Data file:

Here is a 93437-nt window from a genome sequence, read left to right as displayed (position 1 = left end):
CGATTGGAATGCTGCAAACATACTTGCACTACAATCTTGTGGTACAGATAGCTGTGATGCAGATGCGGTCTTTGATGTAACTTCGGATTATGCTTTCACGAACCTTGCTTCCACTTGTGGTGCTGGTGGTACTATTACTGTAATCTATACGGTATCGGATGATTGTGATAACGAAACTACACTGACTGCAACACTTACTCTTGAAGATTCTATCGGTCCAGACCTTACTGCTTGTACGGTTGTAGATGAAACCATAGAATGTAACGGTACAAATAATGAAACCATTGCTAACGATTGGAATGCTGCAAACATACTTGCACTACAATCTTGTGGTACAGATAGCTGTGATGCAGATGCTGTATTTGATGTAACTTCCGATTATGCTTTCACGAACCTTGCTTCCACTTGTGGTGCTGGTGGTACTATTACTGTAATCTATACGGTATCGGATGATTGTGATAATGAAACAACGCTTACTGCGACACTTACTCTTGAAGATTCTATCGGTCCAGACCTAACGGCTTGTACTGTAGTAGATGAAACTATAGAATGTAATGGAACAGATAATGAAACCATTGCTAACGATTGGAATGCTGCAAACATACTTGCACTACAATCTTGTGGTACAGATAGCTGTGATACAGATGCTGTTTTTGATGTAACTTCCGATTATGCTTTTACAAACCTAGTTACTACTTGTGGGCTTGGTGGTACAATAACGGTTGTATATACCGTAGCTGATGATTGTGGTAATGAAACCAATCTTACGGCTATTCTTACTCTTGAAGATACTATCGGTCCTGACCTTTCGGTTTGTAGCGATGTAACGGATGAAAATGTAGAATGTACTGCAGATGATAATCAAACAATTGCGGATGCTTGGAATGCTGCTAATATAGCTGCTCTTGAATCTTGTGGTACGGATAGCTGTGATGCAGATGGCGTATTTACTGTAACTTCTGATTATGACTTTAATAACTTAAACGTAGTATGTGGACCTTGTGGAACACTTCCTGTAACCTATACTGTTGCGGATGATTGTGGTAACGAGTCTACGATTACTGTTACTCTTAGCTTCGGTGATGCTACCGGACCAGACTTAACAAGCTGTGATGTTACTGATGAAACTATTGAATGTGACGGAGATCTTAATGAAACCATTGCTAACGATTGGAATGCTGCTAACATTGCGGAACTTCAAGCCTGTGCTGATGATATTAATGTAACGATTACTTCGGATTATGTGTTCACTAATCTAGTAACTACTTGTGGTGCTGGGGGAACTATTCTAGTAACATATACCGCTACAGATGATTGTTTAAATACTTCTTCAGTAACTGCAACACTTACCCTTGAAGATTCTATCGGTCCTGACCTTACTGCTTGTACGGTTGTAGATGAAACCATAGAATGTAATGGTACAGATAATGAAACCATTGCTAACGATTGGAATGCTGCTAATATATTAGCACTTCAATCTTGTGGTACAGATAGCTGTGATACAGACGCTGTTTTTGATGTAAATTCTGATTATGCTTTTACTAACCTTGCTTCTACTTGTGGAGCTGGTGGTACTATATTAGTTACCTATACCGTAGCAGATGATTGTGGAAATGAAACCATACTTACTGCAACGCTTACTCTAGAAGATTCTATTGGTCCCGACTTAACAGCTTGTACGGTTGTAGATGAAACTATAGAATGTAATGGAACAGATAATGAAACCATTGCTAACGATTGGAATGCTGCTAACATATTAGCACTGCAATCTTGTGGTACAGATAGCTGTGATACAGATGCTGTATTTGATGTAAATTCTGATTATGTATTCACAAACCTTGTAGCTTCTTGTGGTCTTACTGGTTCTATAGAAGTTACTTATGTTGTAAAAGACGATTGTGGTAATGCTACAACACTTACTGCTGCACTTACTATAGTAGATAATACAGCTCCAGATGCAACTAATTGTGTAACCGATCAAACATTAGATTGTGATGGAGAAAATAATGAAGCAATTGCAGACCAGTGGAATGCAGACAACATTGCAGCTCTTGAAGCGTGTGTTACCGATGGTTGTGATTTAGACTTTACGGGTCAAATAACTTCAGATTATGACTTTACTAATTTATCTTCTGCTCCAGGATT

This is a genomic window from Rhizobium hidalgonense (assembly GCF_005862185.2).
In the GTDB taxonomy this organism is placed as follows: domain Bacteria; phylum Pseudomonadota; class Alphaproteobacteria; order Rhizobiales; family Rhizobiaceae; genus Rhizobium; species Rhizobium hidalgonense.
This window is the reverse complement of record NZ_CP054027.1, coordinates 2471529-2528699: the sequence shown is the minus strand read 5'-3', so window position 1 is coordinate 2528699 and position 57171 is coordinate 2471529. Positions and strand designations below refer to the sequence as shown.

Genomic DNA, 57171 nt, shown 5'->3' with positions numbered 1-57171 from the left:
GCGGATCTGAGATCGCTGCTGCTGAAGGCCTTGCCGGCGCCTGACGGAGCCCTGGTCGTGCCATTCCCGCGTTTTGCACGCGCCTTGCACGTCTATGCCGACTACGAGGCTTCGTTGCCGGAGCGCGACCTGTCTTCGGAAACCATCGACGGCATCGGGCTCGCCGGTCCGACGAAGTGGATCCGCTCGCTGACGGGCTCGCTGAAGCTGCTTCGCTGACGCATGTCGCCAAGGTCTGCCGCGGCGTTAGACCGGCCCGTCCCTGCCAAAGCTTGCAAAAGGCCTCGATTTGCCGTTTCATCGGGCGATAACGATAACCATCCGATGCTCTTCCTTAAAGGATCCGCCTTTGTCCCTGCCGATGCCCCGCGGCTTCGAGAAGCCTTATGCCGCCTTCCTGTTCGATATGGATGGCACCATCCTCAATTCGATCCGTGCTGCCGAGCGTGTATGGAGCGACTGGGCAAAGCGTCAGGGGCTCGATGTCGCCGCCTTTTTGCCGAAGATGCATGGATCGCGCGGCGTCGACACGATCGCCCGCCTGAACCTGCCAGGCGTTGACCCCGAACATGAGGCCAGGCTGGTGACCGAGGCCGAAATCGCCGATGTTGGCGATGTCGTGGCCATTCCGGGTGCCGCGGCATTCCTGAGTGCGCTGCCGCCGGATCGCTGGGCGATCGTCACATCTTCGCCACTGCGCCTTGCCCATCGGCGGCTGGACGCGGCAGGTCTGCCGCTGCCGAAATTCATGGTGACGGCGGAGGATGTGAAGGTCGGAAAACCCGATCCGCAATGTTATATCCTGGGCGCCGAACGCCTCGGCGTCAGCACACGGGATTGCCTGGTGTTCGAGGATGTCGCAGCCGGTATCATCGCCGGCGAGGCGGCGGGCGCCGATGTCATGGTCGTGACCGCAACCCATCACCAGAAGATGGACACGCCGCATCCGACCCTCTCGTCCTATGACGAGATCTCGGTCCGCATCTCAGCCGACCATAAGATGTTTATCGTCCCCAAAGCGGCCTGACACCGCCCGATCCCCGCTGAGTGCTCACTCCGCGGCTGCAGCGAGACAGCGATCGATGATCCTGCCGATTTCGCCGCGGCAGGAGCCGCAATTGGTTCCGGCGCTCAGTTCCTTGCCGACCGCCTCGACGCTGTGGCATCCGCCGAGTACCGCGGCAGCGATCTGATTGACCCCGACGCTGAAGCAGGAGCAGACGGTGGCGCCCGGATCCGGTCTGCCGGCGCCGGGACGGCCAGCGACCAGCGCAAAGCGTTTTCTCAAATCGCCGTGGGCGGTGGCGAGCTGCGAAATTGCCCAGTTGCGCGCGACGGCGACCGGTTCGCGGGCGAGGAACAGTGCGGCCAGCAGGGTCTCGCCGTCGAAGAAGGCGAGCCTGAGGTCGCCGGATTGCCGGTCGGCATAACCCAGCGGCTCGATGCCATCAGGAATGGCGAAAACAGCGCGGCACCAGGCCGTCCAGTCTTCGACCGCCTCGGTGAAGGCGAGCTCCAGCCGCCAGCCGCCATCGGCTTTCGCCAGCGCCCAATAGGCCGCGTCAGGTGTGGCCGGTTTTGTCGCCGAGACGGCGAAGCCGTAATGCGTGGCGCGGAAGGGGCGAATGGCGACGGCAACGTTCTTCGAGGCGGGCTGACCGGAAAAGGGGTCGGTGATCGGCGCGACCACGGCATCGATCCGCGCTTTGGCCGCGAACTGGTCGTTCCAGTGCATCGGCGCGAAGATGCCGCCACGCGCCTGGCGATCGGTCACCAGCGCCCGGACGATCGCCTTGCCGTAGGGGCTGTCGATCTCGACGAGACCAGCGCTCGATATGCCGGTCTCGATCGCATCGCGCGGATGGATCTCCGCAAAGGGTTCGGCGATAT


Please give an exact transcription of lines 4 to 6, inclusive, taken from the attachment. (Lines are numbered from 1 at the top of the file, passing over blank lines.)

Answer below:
In the GTDB taxonomy this organism is placed as follows: domain Bacteria; phylum Pseudomonadota; class Alphaproteobacteria; order Rhizobiales; family Rhizobiaceae; genus Rhizobium; species Rhizobium hidalgonense.
This window is the reverse complement of record NZ_CP054027.1, coordinates 2471529-2528699: the sequence shown is the minus strand read 5'-3', so window position 1 is coordinate 2528699 and position 57171 is coordinate 2471529. Positions and strand designations below refer to the sequence as shown.

Genomic DNA, 57171 nt, shown 5'->3' with positions numbered 1-57171 from the left: